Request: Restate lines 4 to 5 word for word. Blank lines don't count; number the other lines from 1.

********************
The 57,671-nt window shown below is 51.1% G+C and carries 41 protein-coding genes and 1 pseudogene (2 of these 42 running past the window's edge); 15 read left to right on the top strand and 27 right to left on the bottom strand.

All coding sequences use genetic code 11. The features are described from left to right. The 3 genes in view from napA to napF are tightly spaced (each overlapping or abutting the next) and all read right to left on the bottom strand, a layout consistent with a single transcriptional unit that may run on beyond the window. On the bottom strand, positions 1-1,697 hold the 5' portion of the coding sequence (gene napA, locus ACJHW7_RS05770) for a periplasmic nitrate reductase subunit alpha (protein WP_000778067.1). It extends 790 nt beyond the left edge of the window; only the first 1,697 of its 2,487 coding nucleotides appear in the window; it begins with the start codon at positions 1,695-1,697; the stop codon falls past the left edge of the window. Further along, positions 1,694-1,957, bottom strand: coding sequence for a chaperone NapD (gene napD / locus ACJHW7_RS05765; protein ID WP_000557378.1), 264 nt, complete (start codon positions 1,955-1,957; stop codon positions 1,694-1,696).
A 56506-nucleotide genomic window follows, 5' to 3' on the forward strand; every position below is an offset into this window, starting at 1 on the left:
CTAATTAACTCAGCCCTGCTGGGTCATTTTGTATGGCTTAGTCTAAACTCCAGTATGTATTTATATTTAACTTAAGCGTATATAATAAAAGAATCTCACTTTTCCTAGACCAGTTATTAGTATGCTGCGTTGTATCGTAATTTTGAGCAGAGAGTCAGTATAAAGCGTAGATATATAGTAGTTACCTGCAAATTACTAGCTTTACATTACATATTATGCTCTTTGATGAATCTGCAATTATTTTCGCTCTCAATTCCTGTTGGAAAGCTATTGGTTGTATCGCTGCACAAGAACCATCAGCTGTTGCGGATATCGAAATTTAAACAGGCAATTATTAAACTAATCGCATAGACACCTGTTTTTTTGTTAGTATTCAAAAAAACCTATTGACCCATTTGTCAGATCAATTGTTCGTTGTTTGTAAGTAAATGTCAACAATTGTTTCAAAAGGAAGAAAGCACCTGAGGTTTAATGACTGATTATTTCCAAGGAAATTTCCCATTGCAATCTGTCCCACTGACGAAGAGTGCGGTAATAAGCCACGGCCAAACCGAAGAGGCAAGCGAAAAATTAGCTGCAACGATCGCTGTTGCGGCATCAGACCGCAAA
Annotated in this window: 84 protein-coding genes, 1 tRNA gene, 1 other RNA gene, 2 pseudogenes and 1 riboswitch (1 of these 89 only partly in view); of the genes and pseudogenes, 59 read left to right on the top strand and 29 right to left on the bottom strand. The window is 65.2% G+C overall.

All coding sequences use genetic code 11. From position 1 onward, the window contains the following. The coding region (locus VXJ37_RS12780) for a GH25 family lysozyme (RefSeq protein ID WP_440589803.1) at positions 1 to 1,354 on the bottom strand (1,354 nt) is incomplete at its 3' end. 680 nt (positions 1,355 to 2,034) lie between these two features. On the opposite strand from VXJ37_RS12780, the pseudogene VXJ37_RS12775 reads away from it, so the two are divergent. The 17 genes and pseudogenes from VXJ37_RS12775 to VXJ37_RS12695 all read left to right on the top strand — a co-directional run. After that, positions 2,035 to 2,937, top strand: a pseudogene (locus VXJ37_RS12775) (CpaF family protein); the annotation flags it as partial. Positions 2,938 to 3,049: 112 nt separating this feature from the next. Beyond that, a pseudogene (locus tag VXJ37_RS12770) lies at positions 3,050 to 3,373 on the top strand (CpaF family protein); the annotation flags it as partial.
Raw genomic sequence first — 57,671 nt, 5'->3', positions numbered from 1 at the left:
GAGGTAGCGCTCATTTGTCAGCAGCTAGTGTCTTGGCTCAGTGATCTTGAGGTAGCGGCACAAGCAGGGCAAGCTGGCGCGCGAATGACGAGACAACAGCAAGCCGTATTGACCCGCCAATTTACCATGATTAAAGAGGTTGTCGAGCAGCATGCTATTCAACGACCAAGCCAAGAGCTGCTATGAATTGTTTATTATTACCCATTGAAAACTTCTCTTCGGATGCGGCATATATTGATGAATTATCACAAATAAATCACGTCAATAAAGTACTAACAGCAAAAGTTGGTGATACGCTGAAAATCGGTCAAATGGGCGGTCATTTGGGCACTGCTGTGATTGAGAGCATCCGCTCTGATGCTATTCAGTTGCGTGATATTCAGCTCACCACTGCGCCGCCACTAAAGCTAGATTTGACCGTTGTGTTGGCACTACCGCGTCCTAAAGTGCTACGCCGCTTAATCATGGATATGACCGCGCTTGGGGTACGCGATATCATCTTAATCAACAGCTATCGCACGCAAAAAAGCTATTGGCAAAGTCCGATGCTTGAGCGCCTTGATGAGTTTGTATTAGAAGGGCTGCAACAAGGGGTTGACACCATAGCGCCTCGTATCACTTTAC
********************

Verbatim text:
CTAATTAACTCAGCCCTGCTGGGTCATTTTGTATGGCTTAGTCTAAACTCCAGTATGTATTTATATTTAACTTAAGCGTATATAATAAAAGAATCTCACTTTTCCTAGACCAGTTATTAGTATGCTGCGTTGTATCGTAATTTTGAGCAGAGAGTCAGTATAAAGCGTAGATATATAGTAGTTACCTGCAAATTACTAGCTTTACATTACATATTATGCTCTTTGATGAATCTGCAATTATTTTCGCTCTCAATTCCTGTTGGAAAGCTATTGGTTGTATCGCTGCACAAGAACCATCAGCTGTTGCGGATATCGAAATTTAAACAGGCAATTATTAAACTAATCGCATAGACACCTGTTTTTTTGTTAGTATTCAAAAAAACCTATTGACCCATTTGTCAGATCAATTGTTCGTTGTTTGTAAGTAAATGTCAACAATTGTTTCAAAAGGAAGAAAGCACCTGAGGTTTAATGACTGATTATTTCCAAGGAAATTTCCCATTGCAATCTGTCCCACTGACGAAGAGTGCGGTAATAAGCCACGGCCAAACCGAAGAGGCAAGCGAAAAATTAGCTGCAACGATCGCTGTTGCGGCATCAGACCGCAAA
Annotated in this window: 84 protein-coding genes, 1 tRNA gene, 1 other RNA gene, 2 pseudogenes and 1 riboswitch (1 of these 89 only partly in view); of the genes and pseudogenes, 59 read left to right on the top strand and 29 right to left on the bottom strand. The window is 65.2% G+C overall.